Futures are a type of *derivative* financial product. Let us begin by understanding what *derivates* are. For the sake of simplicity, we will limit our discussion to equity/share market.

A product derived from some raw material is called the *derivative* of that raw material. For example, India imports crude oil from oil-rich countries which is a raw material and then derives petrol, diesel, jet fuel etc. at refineries in India. In the above example, petrol, diesel and jet fuel will be called *derivatives* of crude oil.

Similarly, Future is a type of *derivative* because they derive their value from the share price. For example, HDFC Bank Futures will derive its value from HDFC Bank share price.

Let us now understand the concept of shorting with the help of an example. Suppose the share of HDFC Bank is trading at a price of Rs. 1500.

Person A is expecting good quarterly performance of HDFC Bank which will lead to an increase in the share price. Based on this logic, he buys shares of HDFC Bank and expects to sell them once the price of the share increases to book profits. Person A is said to be **bullish or long** on HDFC Bank. If the share price increases to Rs. 1600, then person A has earned Rs. 100 on a share of HDFC Bank. But if the share price decreases to Rs. 1400, then person A would have made a loss of Rs. 100.

Now consider another person B who is expecting bad quarterly results of HDFC Bank and hence a decrease in the share price. Based on this logic, he doesn’t buy the shares of HDFC Bank. Is there any way person B can still make money based on his view? The answer is yes. Person B can sell shares of HDFC Bank first and later buy them after the price has decreased. So, person B sells the share at 1500. Now, if the share price decreases to Rs. 1400, then person A has earned Rs. 100 on a share of HDFC Bank. But if the share price increases to Rs. 1600, then person A would have made a loss of Rs. 100. The process of first selling and then buying the share is called **shorting**. In effect, person B buys shares at lower price and sells them at a higher price if he is making a profit. Person B is said to be **bearish or short** on HDFC Bank.

Having understood derivatives and shorting, let us now understand Futures. Futures are derivative contracts between two parties — person A & person B — having opposite view on the price movement of the stock. For example, person A has a *bullish* view on HDFC Bank and person B has a *bearish* view on HDFC Bank. Now person A can either buy HDFC Bank shares or buy HDFC Bank Futures. Similarly, B can either sell (short) HDFC Bank shares or sell (short) HDFC Bank Futures.

Now, consider A & B both have Rs. 15,000 cash to take positions based on the view they hold. In the market, having limited cash is always the case as no one can have infinite cash. Given that both have 15,000 in-hand, this is how both can trade in the spot (normal) market based on the views held by them.

Person A & person B can trade in the Futures market instead of the *spot market* too. In the *Futures market*, the trade will be somewhat different. Let us understand how Futures market work. Firstly, one cannot trade in any quantity of shares like in the spot market; there is a fixed quantity decided by the stock exchanges from time-to-time. This quantity of shares is called the **lot size**. Suppose the lot size for HDFC Bank Futures is 50, so a person has to trade in 50 shares or in multiples of 50 if he/she is trading in HDFC Bank Futures. So, does a trader need 50*1,500 = 75,000 in-cash to deal in HDFC Bank Futures? The answer is no. The trader will need a percentage of 75,000 to deal in HDFC Bank Futures as decided by the exchanges. The percentage required to trade in Futures is called the **margin **and is different for different companies. Suppose for HDFC Bank, the margin is 20%. So, the trader will need only 75,000*20% = 15,000 to buy a lot of HDFC Bank Futures. So, effectively with an amount of 15,000, the trader is dealing in 50 shares in the Futures market as opposed to 10 shares in the spot market. That is the beauty of Futures market; one can take larger bets with relatively smaller amounts of money.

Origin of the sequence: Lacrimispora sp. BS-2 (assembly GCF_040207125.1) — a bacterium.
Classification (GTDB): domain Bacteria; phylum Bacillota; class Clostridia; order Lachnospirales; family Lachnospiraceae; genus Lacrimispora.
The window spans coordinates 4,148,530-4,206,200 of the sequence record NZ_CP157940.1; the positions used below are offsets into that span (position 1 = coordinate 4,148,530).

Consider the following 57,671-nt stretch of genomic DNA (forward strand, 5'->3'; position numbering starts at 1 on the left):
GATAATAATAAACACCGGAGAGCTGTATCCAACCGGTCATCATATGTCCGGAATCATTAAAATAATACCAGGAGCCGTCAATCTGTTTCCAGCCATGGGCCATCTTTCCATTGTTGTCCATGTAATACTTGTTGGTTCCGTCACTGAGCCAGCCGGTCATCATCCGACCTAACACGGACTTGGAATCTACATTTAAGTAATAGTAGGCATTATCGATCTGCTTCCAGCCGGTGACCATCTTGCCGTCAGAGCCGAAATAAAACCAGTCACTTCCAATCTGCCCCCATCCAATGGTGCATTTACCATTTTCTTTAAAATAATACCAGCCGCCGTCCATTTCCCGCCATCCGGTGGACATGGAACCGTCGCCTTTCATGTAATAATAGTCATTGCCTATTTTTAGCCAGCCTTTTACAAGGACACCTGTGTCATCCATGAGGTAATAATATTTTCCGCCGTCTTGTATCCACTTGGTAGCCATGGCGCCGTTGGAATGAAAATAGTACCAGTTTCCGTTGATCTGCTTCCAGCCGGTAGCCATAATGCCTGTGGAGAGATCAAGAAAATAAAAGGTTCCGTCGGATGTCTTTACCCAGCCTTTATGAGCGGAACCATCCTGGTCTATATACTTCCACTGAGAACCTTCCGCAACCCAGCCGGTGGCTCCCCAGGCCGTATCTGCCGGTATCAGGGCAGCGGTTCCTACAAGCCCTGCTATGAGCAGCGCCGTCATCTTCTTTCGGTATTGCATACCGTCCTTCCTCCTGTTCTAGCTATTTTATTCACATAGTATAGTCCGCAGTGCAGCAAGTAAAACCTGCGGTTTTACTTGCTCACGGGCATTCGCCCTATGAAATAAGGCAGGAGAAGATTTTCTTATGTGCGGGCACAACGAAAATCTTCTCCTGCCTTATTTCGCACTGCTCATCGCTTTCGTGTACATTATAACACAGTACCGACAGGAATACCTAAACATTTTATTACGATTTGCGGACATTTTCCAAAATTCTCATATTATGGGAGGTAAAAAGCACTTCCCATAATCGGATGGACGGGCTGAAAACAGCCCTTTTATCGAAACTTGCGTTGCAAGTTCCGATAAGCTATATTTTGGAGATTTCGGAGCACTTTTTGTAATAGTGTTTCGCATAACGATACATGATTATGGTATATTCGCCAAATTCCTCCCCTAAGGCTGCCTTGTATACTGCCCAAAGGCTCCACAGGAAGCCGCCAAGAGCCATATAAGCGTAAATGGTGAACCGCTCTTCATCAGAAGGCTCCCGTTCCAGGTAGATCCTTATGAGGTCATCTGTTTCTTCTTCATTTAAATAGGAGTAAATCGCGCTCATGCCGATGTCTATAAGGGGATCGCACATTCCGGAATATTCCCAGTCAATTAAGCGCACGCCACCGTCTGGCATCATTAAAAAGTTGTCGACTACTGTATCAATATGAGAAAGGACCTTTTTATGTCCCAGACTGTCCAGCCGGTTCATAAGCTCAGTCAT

Having understood the difference between buying shares in the spot market and Futures, we can move ahead to understand the profit/loss on shares in the spot market and Futures. Below are the possible scenarios of price movement for both A & B.

As can be seen in the above example, there are very different outcomes of profit & loss in the spot market and Futures market for the same amount invested. In the spot market, A & B can trade only 10 shares while in the Futures market, they can trade 50 shares. This difference of additional 40 shares that can be bought in Futures market leads to larger profits or larger losses. So in the example, A & B can make a profit of 5,000 on 15,000 invested amount which is a 33.33% gain while they can make only 1,000 on 15,000 invested amount, a gain of mere 6.67%. Similarly, A & B can make a loss of 5,000 on 15,000 invested amount which is a 33.33% loss while they can lose only 1,000 on 15,000 invested amount, a loss of 6.67%. Hence Futures can be a double-edged sword — it can result in large amounts of profit but can also cause losses (if one doesn’t apply a stoploss).

Having understood the idea and the basics of Futures, you can refer to this article written by me to get an in-depth understanding of Futures.

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